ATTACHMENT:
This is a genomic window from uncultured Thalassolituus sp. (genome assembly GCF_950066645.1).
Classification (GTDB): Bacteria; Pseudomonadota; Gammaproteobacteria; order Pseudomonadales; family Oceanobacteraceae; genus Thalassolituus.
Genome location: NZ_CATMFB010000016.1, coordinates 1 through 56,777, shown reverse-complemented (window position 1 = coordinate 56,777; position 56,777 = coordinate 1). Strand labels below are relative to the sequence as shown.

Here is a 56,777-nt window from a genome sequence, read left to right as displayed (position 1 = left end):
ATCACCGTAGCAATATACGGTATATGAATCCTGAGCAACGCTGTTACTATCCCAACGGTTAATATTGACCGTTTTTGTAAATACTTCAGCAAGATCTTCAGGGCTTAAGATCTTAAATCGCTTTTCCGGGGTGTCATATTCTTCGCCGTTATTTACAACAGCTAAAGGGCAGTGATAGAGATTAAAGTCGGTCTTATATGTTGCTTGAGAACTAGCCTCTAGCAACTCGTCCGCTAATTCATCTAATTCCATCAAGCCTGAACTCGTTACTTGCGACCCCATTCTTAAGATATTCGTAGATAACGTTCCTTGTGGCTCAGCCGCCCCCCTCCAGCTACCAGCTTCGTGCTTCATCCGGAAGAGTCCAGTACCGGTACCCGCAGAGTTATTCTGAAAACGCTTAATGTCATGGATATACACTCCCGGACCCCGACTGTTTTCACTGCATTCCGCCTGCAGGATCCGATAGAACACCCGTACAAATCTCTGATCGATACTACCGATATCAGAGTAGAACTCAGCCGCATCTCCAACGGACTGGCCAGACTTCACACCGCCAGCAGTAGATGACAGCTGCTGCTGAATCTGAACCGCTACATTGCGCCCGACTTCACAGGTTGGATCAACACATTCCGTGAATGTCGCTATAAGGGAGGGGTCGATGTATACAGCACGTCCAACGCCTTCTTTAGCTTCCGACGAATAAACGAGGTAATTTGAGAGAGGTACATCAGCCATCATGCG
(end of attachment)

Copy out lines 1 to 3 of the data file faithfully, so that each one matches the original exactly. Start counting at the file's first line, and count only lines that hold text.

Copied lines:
This is a genomic window from uncultured Thalassolituus sp. (genome assembly GCF_950066645.1).
Classification (GTDB): Bacteria; Pseudomonadota; Gammaproteobacteria; order Pseudomonadales; family Oceanobacteraceae; genus Thalassolituus.
Genome location: NZ_CATMFB010000016.1, coordinates 1 through 56,777, shown reverse-complemented (window position 1 = coordinate 56,777; position 56,777 = coordinate 1). Strand labels below are relative to the sequence as shown.